Successfully reported this slideshow.
We use your LinkedIn profile and activity data to personalize ads and to show you more relevant ads. You can change your ad preferences anytime.

Disability, higher education, libraries, teaching and learning bibliography- September 2017


Published on

Disability, higher education, libraries, teaching and learning - September 2017

Published in: Education
  • Be the first to comment

  • Be the first to like this

Disability, higher education, libraries, teaching and learning bibliography- September 2017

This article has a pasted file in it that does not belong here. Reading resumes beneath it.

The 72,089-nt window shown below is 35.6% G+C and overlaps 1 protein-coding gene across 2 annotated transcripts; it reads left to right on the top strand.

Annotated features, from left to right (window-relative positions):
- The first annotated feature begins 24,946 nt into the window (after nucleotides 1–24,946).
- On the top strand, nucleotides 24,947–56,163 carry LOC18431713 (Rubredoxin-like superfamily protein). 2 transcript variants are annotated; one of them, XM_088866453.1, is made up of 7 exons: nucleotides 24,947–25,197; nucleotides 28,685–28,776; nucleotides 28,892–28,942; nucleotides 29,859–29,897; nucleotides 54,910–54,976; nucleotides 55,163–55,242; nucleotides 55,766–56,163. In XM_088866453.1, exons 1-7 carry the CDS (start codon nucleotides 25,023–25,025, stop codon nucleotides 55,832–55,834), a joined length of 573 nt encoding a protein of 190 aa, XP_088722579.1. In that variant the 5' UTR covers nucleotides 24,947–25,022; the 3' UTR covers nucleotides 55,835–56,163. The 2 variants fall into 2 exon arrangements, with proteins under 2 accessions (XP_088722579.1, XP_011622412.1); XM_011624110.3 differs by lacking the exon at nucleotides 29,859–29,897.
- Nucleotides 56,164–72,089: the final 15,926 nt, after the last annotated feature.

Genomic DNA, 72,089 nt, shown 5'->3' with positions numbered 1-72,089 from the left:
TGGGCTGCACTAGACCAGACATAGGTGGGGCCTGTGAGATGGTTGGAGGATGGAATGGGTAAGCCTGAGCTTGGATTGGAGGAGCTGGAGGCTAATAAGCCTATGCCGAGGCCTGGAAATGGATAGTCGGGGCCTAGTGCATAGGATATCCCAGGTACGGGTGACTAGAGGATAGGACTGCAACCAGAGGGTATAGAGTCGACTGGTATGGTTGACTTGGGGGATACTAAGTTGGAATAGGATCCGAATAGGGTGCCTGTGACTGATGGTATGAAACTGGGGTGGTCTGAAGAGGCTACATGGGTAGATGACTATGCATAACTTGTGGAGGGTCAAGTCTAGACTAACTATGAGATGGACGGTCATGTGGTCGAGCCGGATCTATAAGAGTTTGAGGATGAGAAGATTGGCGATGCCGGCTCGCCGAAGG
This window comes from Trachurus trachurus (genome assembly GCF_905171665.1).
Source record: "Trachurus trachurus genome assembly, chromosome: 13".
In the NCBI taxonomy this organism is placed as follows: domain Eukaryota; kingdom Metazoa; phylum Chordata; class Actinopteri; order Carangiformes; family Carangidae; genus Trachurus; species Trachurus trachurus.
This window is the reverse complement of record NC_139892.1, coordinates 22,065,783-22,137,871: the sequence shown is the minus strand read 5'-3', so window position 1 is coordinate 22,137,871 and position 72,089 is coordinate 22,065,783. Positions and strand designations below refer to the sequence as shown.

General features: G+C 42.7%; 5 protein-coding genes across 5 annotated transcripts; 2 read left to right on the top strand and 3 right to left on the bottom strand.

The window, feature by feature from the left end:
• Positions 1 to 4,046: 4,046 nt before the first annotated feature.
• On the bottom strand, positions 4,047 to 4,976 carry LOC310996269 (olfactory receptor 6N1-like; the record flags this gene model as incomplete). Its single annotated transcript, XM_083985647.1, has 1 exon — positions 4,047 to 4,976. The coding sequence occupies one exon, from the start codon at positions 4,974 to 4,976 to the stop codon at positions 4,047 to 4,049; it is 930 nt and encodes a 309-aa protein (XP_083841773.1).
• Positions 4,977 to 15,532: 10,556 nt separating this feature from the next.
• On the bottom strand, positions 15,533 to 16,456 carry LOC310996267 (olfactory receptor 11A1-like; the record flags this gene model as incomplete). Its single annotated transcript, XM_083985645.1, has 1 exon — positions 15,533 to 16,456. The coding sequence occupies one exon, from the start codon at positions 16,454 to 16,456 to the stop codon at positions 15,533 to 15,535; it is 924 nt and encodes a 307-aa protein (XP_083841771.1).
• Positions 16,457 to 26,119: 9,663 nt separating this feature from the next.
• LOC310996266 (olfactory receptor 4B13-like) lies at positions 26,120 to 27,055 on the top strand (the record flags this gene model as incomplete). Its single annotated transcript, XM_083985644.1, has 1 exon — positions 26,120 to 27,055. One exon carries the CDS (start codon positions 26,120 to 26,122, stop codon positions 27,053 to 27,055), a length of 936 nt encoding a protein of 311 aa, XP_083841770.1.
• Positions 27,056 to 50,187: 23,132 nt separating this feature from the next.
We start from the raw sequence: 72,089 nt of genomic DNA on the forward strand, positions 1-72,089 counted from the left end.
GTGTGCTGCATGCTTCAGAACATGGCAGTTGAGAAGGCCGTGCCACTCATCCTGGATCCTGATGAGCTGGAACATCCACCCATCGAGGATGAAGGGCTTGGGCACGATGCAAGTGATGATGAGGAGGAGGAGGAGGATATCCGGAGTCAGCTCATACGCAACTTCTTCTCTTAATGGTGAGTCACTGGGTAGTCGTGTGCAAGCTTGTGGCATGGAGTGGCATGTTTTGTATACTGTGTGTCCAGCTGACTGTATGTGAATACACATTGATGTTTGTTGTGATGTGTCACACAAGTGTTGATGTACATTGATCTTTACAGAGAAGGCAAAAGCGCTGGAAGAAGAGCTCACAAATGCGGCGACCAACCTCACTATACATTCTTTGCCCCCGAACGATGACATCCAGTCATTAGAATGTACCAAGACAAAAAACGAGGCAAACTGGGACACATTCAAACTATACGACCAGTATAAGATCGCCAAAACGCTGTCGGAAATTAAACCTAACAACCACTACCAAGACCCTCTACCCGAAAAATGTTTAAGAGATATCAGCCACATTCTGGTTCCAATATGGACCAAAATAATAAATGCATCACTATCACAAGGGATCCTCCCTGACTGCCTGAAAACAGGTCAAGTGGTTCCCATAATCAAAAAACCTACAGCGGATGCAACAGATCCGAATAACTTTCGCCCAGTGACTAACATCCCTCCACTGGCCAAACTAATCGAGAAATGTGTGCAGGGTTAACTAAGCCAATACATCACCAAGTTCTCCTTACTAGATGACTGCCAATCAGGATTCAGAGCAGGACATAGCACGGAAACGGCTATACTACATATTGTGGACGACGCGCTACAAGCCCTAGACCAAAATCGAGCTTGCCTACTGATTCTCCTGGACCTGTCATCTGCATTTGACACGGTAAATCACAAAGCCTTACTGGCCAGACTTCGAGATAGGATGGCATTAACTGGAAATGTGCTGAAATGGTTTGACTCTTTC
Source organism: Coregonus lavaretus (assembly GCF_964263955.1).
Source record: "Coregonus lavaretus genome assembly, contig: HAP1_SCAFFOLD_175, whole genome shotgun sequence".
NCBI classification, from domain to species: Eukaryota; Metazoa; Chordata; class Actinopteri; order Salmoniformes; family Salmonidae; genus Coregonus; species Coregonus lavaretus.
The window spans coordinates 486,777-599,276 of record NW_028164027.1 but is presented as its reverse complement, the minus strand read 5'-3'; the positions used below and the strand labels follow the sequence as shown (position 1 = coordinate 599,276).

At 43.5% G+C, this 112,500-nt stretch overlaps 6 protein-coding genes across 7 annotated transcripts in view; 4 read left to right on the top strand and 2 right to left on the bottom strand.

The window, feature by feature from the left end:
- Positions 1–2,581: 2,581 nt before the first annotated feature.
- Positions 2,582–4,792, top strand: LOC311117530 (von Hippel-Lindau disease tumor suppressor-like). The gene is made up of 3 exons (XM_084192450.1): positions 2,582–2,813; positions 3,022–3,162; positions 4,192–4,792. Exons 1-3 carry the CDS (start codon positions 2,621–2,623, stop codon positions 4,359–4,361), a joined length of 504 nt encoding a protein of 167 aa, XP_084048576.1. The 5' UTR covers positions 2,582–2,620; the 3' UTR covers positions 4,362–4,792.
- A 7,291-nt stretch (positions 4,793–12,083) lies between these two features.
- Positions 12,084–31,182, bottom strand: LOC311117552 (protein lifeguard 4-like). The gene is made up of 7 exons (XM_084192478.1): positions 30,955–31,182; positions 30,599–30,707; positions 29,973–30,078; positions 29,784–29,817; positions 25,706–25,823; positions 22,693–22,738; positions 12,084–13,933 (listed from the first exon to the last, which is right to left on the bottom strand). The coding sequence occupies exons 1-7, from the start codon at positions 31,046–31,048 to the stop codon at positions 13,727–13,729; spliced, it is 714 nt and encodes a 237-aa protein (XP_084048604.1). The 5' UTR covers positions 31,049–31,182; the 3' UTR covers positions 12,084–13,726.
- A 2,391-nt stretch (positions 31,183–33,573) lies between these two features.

1. 1. Disability- higher education, libraries, teaching and learning. Bibliography- September 2017 Identity and stigma Bolt, D. (2017). Enabling the classroom and the curriculum: higher education, literary studies and disability. Journal of further and higher education 41 (4) . 556-565 Abstract: In this article the tripartite model of disability is applied to the lived experience of twenty-first-century higher education. The tripartite model facilitates a complex understanding of disability that recognises assumptions and discrimination but not at the cost of valued identity. This being so, not only the normative positivisms and non-normative negativisms but also the non-normative positivisms of the classroom and the curriculum are explored. Inclusion is taken as the starting point and the argument progresses to a profound and innovational appreciation of disability. The problem addressed is that inclusion, as shown in The Biopolitics of Disability, constitutes little more than inclusion-ism until disability is recognised in the context of alternative lives and values that neither enforce nor reify normalcy. Informed by this understanding, the article adopts the disciplinary example of literary studies and refers to Brian Friel’s Molly Sweeney as a primary text. The conclusion is that, despite passive and active resistance, disability enters higher education in many ways, most of which are beneficial to students and educators alike Hengen, S. (2018). Self-advocacy among post-secondary students with disabilities (Order No. 10261508). Available from ProQuest Dissertations & Theses Global. (1938318842). Retrieved from Abstract: Self-advocacy is an important skill that is necessary for individuals to be able to effectively communicate, negotiate, and assert their interests, desires, needs, and rights for everyday functioning. This skill is especially important for people with disabilities for several reasons. People with disabilities must have an accurate understanding of their abilities and their rights, and be able to speak up in an appropriate manner when they need assistance or when their rights are violated. Because family members and teachers often advocate for students with disabilities, these individuals may or may not independently acquire self-advocacy skills. This research project had three main purposes. The first was to analyze the demographic information, services used, and accommodations used by students registered with the Disability Services Office at the University of Nebraska at Omaha. The second was to assess the reliability and validity of an adapted version of the Self-Advocacy Measure for Youth (SAMY; Adams, 2014). The final purpose was to investigate the relationship between IEP/504 plan involvement prior to attending college and current